Electronic writing technologies and the Third Sophistic

Daniel Duarte, University of Texas at El Paso

Abstract

A Third Sophistic, as defined in this treatise, entails Greek sophistic pedagogy and epistemology from the third and fourth century B.C.E. that is analogous to sophistic elements in writing software, notably, Microsoft Word and Corel WordPerfect. The early Greek rhetoricians, Gorgias chief among them, were the subjects of disparagement from Plato, Isocrates, and others for receiving payment for their instruction using formatted speeches that emphasized style and delivery to evoke emotional responses from their audiences. Their instruction of students is associated with manipulation of language, and use of language that they, in their words, described as “magical” to hold spellbound their audience. Thus we inherit the negative term “sophistry.” ^ Demonstrations of the parallels and resonances between early Greek teachers of rhetoric to our present electronic writing technology and word processing software programs lead us to important considerations of how Greek sophistic pedagogy may ultimately manifest itself in today's modern classroom and workplace. (Abstract shortened by UMI.)^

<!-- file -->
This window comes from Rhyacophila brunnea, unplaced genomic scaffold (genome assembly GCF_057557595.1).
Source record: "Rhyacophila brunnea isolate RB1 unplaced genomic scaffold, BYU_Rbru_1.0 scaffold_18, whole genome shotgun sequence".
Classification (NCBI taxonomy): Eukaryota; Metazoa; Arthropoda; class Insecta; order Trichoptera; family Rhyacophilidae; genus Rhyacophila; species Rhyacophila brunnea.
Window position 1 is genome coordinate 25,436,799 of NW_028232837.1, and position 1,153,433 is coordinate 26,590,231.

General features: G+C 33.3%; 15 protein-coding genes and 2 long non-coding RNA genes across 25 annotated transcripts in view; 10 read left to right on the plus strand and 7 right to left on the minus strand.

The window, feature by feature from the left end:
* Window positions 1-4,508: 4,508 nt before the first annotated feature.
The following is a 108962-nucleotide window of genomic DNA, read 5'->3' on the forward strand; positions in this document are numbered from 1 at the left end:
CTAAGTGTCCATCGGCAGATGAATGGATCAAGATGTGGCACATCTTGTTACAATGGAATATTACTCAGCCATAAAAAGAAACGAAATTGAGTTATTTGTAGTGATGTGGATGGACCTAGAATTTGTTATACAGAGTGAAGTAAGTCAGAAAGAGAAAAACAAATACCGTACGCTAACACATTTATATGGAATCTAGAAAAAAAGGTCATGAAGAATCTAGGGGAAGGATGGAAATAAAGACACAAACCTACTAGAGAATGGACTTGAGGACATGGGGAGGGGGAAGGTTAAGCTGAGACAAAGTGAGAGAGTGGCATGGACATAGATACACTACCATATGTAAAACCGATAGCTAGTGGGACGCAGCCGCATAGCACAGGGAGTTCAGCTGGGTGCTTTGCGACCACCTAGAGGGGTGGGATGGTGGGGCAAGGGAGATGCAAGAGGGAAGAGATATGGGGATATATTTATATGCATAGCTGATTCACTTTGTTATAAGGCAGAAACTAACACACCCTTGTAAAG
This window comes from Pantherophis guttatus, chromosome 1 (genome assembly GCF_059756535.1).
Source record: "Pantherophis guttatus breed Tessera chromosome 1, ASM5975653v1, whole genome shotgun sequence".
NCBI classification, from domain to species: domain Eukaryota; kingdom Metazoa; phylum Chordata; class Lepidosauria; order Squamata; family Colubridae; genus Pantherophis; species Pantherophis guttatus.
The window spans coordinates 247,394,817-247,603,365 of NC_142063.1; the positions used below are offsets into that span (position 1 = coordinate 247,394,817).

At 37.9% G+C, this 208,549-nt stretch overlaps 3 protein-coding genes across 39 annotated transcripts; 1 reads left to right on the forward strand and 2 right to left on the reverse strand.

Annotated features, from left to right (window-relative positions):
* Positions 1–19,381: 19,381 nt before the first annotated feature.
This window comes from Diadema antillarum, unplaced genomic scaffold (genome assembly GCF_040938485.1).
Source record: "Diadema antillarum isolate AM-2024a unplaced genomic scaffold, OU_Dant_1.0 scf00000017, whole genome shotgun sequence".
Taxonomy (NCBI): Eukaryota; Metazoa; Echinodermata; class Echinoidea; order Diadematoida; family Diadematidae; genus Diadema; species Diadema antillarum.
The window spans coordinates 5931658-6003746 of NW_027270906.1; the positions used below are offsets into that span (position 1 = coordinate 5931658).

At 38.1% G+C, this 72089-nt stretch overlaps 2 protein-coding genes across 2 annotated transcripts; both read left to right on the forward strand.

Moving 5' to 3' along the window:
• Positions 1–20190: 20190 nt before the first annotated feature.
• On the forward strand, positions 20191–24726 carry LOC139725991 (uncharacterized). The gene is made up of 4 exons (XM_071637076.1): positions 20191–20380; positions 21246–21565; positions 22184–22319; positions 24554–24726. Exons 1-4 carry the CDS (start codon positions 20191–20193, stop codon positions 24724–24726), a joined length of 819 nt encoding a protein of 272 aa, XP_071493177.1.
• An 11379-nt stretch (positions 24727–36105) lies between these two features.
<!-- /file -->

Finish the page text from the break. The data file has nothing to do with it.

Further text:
Subject Area

Education, Language and Literature|Language, Rhetoric and Composition|Education, Technology of

Recommended Citation

Duarte, Daniel, "Electronic writing technologies and the Third Sophistic" (2004). ETD Collection for University of Texas, El Paso. AAIEP10540.
http://digitalcommons.utep.edu/dissertations/AAIEP10540

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